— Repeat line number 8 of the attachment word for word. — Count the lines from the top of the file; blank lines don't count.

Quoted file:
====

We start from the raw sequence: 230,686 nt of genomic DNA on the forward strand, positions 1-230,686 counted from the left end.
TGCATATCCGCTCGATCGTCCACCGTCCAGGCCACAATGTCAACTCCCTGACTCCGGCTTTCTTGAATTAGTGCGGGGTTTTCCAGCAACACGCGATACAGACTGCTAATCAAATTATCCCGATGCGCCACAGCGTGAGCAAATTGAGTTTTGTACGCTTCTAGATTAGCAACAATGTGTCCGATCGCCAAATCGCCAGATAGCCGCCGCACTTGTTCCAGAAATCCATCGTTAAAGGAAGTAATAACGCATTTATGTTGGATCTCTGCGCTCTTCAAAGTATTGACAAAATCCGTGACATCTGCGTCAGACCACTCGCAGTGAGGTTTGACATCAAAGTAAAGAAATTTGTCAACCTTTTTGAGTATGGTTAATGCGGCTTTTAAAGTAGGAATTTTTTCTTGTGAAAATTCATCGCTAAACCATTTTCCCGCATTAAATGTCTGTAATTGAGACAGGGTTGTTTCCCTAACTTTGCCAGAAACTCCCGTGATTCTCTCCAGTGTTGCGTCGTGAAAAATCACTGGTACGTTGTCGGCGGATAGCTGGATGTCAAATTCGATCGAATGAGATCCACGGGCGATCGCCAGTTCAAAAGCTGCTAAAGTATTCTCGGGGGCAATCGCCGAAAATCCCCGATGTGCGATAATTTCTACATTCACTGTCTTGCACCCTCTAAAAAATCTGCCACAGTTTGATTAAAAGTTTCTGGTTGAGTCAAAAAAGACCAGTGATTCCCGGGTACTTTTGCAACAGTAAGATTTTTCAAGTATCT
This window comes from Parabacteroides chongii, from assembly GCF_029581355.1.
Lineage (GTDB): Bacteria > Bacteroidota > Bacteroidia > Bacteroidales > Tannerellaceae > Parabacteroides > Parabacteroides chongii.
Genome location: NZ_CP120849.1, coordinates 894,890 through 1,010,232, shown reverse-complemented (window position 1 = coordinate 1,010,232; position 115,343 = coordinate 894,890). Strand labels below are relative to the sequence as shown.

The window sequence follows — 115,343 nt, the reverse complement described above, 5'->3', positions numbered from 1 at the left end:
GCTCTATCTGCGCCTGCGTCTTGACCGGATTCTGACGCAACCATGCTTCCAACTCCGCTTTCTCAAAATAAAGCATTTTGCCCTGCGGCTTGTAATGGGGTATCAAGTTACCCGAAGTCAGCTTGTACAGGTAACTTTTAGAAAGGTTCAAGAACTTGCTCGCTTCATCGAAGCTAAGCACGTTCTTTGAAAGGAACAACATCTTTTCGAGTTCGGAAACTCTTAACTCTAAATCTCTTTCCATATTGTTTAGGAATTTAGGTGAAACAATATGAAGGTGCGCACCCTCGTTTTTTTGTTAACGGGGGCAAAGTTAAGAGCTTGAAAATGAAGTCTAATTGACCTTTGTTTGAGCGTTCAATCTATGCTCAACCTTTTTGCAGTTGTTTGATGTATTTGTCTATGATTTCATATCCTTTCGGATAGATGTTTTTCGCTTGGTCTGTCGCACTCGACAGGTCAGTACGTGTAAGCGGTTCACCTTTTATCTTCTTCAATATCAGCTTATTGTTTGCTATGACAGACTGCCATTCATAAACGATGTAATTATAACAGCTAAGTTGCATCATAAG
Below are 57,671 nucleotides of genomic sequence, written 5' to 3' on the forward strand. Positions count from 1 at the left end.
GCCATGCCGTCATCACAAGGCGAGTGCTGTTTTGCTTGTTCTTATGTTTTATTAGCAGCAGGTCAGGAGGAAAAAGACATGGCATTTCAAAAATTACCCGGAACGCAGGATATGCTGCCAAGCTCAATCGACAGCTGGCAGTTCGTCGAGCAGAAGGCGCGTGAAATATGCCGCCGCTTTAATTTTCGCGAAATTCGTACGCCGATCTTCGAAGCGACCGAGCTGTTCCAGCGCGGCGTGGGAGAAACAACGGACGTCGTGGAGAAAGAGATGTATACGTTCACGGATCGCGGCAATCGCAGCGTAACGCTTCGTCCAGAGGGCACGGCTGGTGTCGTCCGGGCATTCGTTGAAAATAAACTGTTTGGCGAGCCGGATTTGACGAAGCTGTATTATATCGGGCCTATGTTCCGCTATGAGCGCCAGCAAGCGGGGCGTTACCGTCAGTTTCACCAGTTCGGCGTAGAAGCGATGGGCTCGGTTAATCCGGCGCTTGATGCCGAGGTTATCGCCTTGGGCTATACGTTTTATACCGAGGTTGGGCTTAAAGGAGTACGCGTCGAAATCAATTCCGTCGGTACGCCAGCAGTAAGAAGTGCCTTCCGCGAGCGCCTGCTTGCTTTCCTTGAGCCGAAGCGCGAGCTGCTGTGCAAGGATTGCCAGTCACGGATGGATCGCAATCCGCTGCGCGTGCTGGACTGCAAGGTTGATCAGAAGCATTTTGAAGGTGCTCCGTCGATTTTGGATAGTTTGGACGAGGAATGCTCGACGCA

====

Below are 57,671 nucleotides of genomic sequence, written 5' to 3' on the forward strand. Positions count from 1 at the left end.